The Governor of the Bank of England Mark Carney’s remarks hinting at a potential interest rate hike, have boosted Sterling to pre-election levels. The pound is trading close to the $1.30 mark. Carney delivered a speech to a European Central Bank (ECB) forum in Portugal and suggested that the continued growth in the UK economy could lead to an interest rate hike. His comments are in stark contrast to his Mansion House speech, just a week ago, in which he had said that the UK economy isn’t able to handle the increase of interest rates.

The Governor of the Bank of Canada (BOC), Stephen Poloz, who attended the same forum, joined the group of central bankers, such as Mark Carney, Mario Draghi and Janet Yellen, who seem to be open to raising interest rates. Poloz reaffirmed his will for tightening the BOC’s monetary policy. On the contrary, the Governor of Japan, Haruhiko Kuroda, said that he won’t change his strategies because firms are not spending more, despite the liquidity glut.

Pound Sterling – UK Markets

Today, Sterling rallied against the US Dollar trading at $1.29. The British Pound has now returned to pre-election levels, after falling sharply when the Conservatives lost the majority in the Parliament. The Pound remained stable against the Euro with the exchange rate set at €1.13.

The person behind Sterling’s strengthening is Mark Carney. The BoE’s Governor, while attending an ECB Forum on Central Banking in Portugal, made comments, regarding the hike of the BoE’s interest rates, that surprised market analysts. Carney said that “some removal of monetary stimulus is likely to become necessary, if the trade-off facing the Monetary Policy Committee (MPC) continues to lessen and the policy decision accordingly becomes more conventional.” Carney’s words reveal a sudden shift in strategy, since in his speech last week in the Mansion House, he had said that the British economy can’t handle higher borrowing costs.

Data released by the BoE showed that consumer lending rose by £1.7bn, despite economists’ predictions that it would slowdown to £1.4bn. The report indicated a 10.2% rise in un-secured consumer borrowing, year on year in the three months to May. The figures suggest that households remain confident enough to borrow in order to satisfy their needs, although real wages are getting smaller.

US Dollar – US Markets

The US Dollar dipped to a 14-month low against the Euro, trading at €0.87. The US currency proved unable to withstand the pressure from investors and traders realising that the US Federal Reserve isn’t the only central bank that is considering raising its interest rates. The US Dollar also sank against a basket of major competitor currencies (DXY) to its lowest level since last October.

The Fed announced that the 34 largest banks in the US have passed the second and toughest part of its annual stress test. According to the Fed’s statement, the banks have improved significantly their risk management procedures and have built adequate capital buffers. The Fed approved the plans of the banks to use their extra capital to buy back shares and dividends.

A report by BBH, which is one of the oldest and one of the largest private banks in the US, says that politics in the US will remain at centre stage in the third quarter of the year, affecting the country’s economy. BBH analysts suggest that investors want reassurances that the investigation into Russia’s influencing the last elections in the US won’t interfere with the economic agenda. The report says that it’s critical that the US government raises the debt ceiling and renews the spending authorisation, which expires in September, despite the fact that Trump has already talked about a “good” government shutdown.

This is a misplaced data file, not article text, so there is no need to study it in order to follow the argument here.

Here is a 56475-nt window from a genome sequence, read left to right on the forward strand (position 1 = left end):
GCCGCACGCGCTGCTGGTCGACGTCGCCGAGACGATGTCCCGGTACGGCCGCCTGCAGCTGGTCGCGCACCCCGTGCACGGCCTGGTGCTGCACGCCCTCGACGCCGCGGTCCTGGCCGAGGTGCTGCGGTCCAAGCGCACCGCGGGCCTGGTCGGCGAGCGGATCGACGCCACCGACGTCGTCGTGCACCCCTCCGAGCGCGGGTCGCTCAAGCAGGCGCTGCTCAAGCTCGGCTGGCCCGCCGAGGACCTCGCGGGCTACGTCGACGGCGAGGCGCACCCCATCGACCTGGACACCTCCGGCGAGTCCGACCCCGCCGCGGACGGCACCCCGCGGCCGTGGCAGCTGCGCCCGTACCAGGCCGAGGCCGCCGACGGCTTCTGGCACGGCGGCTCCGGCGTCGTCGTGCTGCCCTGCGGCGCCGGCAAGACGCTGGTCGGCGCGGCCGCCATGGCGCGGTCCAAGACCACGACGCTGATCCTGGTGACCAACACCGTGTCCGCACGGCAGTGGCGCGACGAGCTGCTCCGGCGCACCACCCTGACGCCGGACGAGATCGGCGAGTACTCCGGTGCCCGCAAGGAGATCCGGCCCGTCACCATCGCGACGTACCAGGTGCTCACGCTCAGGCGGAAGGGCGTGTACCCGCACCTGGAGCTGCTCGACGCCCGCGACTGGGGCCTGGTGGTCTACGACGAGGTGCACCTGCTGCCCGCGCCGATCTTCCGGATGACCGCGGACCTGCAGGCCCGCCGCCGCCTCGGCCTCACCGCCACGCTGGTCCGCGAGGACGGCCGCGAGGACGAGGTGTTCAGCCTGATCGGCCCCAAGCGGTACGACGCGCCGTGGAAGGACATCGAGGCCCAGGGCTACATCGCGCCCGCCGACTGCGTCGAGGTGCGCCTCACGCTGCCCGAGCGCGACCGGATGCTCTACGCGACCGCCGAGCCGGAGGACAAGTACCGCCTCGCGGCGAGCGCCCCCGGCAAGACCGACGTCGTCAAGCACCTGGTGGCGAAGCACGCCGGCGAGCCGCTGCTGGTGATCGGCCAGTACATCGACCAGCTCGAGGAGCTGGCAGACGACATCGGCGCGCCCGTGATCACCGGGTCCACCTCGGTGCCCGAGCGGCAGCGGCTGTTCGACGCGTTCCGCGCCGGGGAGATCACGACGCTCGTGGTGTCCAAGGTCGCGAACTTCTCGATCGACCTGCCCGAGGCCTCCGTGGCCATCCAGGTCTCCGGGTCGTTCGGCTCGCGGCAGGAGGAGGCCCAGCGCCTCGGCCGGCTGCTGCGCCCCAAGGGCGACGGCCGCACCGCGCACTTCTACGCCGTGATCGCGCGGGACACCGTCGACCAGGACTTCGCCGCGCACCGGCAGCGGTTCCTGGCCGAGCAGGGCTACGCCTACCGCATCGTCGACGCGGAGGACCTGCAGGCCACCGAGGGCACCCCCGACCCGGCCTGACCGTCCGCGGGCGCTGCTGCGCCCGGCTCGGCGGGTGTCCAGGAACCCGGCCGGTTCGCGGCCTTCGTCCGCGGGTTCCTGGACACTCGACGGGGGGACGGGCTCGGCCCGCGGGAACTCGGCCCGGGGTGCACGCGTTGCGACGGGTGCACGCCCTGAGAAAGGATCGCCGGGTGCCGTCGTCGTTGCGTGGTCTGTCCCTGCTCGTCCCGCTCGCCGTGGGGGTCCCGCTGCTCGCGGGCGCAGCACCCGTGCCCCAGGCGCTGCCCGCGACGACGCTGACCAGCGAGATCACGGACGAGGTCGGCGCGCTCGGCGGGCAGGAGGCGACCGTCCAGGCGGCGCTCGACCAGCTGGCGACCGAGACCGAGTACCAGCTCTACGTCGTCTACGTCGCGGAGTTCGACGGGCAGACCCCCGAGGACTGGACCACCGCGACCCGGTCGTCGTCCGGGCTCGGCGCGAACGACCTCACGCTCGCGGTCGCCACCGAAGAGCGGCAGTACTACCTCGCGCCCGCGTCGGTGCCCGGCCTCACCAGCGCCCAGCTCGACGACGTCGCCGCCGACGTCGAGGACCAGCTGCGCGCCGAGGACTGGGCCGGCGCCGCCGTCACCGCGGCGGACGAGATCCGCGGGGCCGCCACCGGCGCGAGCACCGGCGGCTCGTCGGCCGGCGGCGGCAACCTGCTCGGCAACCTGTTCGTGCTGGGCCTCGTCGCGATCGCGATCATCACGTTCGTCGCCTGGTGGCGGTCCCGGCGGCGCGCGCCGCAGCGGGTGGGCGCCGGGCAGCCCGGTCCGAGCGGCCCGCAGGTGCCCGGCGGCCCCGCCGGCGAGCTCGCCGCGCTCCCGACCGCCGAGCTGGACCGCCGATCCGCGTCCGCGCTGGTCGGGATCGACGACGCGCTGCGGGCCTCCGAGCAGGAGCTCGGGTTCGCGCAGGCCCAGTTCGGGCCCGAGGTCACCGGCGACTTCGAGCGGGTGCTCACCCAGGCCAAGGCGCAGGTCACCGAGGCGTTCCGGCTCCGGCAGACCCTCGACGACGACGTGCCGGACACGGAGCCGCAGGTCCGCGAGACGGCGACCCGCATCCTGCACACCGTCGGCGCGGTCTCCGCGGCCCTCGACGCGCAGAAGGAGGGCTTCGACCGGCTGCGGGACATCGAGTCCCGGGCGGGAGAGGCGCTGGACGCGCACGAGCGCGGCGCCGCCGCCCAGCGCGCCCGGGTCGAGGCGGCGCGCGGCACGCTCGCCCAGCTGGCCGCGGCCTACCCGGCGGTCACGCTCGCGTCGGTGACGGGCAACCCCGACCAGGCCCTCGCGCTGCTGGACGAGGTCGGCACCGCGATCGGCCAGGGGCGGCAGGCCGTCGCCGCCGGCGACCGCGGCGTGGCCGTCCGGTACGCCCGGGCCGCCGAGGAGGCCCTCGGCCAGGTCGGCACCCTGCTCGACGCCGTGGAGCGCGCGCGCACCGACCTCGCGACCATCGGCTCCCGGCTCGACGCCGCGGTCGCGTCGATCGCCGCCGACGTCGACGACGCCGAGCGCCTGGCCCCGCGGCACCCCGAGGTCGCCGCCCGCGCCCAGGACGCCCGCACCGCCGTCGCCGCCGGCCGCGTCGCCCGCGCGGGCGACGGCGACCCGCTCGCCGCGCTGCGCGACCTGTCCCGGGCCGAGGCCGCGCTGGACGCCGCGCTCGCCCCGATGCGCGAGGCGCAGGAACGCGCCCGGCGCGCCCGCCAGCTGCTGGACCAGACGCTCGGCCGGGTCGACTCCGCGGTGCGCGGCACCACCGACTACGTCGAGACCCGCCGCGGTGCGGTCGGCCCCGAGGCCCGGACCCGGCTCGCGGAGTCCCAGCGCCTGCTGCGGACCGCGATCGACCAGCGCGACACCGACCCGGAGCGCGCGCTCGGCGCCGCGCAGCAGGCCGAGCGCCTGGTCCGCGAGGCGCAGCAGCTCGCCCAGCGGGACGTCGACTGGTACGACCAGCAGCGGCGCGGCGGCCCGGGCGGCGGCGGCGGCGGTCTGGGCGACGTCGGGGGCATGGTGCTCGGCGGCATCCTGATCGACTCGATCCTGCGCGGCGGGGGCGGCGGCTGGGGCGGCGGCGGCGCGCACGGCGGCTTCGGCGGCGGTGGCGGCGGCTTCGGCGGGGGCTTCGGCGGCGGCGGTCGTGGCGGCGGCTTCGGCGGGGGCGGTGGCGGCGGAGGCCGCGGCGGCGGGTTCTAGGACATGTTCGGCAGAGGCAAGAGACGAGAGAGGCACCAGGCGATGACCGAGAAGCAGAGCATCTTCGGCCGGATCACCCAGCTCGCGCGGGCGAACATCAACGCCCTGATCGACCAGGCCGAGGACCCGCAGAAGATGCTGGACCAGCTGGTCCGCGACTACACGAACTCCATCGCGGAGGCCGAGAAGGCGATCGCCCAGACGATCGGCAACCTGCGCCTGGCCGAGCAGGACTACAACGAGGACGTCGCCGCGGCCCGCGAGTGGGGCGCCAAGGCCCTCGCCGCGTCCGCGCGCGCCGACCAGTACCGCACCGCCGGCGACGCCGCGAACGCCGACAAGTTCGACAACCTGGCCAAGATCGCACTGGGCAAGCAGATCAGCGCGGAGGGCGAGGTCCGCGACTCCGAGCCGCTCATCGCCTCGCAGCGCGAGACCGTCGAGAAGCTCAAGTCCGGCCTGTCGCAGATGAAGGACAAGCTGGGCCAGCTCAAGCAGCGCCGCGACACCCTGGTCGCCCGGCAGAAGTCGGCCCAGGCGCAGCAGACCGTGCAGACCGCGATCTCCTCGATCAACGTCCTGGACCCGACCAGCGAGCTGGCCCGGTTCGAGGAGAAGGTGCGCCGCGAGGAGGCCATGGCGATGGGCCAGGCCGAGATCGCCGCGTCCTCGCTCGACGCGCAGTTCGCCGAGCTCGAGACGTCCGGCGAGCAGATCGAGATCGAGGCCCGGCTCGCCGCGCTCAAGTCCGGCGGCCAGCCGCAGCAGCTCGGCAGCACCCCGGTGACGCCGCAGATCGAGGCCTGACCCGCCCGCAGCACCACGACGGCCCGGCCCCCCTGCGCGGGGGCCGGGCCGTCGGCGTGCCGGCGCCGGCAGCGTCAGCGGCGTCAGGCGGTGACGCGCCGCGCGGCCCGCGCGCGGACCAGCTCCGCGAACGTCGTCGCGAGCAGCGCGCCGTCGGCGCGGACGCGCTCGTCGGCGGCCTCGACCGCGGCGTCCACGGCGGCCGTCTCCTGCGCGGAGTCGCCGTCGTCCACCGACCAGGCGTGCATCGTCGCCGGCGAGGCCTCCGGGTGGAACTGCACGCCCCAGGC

Euro – European Markets

The Euro edged up to a 14-month high against the US Dollar, trading at $1.14. Mario Draghi’s remarks in an ECB Forum in Portugal, hinting at a gradual reduction in the ECB’s monetary stimulus, and the weakness of the US Dollar are the reasons for the Euro’s course upwards.

A financial report by BBH suggested that the challenge for the ECB’s policymakers is not growth, but the absence of meaningful price pressures. According to the report, the central bank has a single mandate to retain price stability. Analysts note that “as the economic activity has evolved in the Eurozone, the risk that the euro-area will slip back into recession has been reduced considerably. Although, price pressures are not robust, the risk of deflation has receded.”

Germany’s Chancellor, Angela Merkel, while addressing the German parliament in Berlin, said that she has agreed with the newly-elected French president, Emmanuel Macron, to a middle-term plan for deepening the European Union and Eurozone ties. Merkel also noted that the cooperation between France and Germany will prove decisive for the future of Europe.

Other Currencies – Highlights

Sterling fell slightly against the Australian Dollar, trading at 1.68 AUD. Data released by the Australian Bureau of Statistics (ABS) showed that the labour market continues to improve. Job vacancies in Australia rose for a fourth straight quarter, hitting the highest level since the beginning of 2011. Job vacancies were 6.6% higher in the March-May quarter in comparison with the same period in 2016.

The Pound rallied against the New Zealand Dollar with the exchange rate set at 1.77 NZD. The Australia and New Zealand Banking Group (ANZ) business confidence outlook for June showed that 25% of the firms are optimistic for the year ahead, a much better result than the 15% in May. According to ANZ’s survey, more businesses are planning to invest in new projects and expect a rise in profits. Cameron Bagrie, ANZ’s chief economist, said that all sectors and all regions were strong, but agriculture was excelling.